Convergence Rates for the Distribution of Program Outputs

Created by W.Langdon from gp-bibliography.bib Revision:1.3872

@InProceedings{langdon:2002:crlp,
  title =        "Convergence Rates for the Distribution of Program
                 Outputs",
  author =       "W. B. Langdon",
  pages =        "812--819",
  year =         "2002",
  publisher =    "Morgan Kaufmann Publishers",
  booktitle =    "GECCO 2002: Proceedings of the Genetic and
                 Evolutionary Computation Conference",
  editor =       "W. B. Langdon and E. Cant{\'u}-Paz and K. Mathias and 
                 R. Roy and D. Davis and R. Poli and K. Balakrishnan and 
                 V. Honavar and G. Rudolph and J. Wegener and 
                 L. Bull and M. A. Potter and A. C. Schultz and J. F. Miller and 
                 E. Burke and N. Jonoska",
  address =      "New York",
  publisher_address = "San Francisco, CA 94104, USA",
  month =        "9-13 " # jul,
  keywords =     "genetic algorithms, genetic programming, Fitness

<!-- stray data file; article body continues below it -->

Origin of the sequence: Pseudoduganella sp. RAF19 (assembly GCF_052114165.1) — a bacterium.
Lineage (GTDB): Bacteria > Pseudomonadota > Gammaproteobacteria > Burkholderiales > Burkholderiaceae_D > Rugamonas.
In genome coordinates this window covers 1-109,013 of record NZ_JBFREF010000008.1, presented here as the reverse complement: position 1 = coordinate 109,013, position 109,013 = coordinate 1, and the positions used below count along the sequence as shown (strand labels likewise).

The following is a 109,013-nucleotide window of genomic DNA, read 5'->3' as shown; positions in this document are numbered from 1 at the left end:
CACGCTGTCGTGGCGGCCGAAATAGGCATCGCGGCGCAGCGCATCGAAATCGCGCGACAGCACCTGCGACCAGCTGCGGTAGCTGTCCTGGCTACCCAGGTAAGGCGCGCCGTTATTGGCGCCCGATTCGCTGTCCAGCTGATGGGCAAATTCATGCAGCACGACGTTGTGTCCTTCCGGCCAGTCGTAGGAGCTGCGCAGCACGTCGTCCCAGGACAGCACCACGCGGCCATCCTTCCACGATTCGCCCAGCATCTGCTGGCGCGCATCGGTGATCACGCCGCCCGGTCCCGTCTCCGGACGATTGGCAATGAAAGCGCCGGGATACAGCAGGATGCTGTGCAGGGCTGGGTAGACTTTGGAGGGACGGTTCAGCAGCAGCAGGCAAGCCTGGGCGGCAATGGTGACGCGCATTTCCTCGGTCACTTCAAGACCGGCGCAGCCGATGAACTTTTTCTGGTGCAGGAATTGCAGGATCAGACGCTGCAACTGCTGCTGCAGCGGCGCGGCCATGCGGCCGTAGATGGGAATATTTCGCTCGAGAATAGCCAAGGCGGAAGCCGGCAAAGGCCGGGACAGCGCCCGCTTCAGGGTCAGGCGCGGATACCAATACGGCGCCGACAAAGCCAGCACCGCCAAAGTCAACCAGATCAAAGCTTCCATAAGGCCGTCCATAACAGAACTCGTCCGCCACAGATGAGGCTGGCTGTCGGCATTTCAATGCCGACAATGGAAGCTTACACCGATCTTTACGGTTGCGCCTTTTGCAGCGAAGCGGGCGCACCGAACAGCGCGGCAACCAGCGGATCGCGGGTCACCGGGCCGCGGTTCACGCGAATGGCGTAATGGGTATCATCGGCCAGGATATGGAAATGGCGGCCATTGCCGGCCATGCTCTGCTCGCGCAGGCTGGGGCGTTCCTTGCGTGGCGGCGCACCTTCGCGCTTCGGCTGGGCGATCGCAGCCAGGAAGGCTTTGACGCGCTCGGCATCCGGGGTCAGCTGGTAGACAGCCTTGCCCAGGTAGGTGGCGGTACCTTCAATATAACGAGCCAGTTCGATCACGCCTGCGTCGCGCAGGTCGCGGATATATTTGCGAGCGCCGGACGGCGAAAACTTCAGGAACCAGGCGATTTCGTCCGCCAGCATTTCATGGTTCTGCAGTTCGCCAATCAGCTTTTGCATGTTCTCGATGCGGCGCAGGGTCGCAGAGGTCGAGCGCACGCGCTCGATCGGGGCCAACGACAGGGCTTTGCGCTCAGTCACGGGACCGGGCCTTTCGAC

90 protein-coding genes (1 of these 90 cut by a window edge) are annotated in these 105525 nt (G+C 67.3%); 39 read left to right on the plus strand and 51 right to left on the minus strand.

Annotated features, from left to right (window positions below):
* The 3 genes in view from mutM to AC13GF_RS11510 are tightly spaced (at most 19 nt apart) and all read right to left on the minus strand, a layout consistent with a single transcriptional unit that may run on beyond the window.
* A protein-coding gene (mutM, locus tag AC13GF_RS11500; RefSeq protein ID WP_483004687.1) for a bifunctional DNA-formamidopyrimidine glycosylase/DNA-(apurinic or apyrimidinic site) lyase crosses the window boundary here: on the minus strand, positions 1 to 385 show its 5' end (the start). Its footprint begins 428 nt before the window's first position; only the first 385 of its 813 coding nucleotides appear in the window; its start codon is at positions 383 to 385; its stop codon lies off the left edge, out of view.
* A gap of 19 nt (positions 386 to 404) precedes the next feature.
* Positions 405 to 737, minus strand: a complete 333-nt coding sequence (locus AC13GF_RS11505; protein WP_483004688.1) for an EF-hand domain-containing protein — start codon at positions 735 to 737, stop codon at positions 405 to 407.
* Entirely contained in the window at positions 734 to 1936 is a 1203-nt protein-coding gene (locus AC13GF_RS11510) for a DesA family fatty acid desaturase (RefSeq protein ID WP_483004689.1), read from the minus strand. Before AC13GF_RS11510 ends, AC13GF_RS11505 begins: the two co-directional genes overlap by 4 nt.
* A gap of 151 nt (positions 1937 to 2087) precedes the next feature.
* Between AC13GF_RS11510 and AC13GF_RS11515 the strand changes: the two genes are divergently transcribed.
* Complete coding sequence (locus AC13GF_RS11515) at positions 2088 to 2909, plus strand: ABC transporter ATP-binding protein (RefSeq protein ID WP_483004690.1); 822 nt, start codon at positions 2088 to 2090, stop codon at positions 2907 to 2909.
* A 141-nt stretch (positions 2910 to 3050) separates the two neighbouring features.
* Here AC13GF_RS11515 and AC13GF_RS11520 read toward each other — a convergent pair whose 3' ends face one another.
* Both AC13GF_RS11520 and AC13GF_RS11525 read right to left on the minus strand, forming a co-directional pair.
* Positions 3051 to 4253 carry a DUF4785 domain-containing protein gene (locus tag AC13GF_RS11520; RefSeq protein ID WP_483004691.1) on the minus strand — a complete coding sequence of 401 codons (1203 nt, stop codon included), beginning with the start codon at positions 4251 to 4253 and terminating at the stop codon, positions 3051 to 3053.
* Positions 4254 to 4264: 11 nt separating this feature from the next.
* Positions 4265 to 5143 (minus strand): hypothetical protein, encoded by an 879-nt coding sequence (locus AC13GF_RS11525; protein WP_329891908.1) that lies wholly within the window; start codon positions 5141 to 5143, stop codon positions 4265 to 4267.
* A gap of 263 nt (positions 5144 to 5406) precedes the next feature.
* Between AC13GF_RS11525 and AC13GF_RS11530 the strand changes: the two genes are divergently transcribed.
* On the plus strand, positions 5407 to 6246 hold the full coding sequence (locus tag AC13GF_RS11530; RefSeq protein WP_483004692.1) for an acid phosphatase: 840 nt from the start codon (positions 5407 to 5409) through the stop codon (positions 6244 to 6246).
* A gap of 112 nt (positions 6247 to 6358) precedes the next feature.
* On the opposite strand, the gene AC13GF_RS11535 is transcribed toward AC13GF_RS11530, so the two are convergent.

Landscapes, Markov analysis, Mutation convergence time,
                 Total Variation Distance, Markov Minorization, Random
                 walk eigenvalues, Average computer",
  ISBN =         "1-55860-878-8",
  URL =          "http://www.cs.ucl.ac.uk/staff/W.Langdon/ftp/papers/wbl_gecco2002.pdf",
  URL =          "http://www.cs.ucl.ac.uk/staff/W.Langdon/ftp/papers/wbl_gecco2002.ps.gz",
  URL =          "http://www.cs.bham.ac.uk/~wbl/biblio/gecco2002/gp103.pdf",
  URL =          "http://www.cs.ucl.ac.uk/staff/W.Langdon/ftp/papers/gecco2002/gecco-2002-14.pdf",
  size =         "8 pages",
  abstract =     "Fitness distributions (landscapes) of programs tend to
                 a limit as they get bigger. Markov chain convergence
                 theorems give general upper bounds on the linear
                 program sizes needed for convergence. Tight bounds
                 (exponential in N, N log N, and smaller) are given for
                 five computer models (any, average, cyclic, bit flip
                 and Boolean). Mutation randomizes a genetic algorithm
                 population in 0.25 (l+1)(log(l)+4) generations. Results
                 for a genetic programming (GP) like model are confirmed
                 by experiment.",
  notes =        "GECCO-2002 A joint meeting of the eleventh
                 International Conference on Genetic Algorithms
                 (ICGA-2002) and the seventh Annual Genetic Programming
                 Conference (GP-2002) Part of
                 \cite{langdon:2002:GECCO}",
}

Genetic Programming entries for William B Langdon

Citations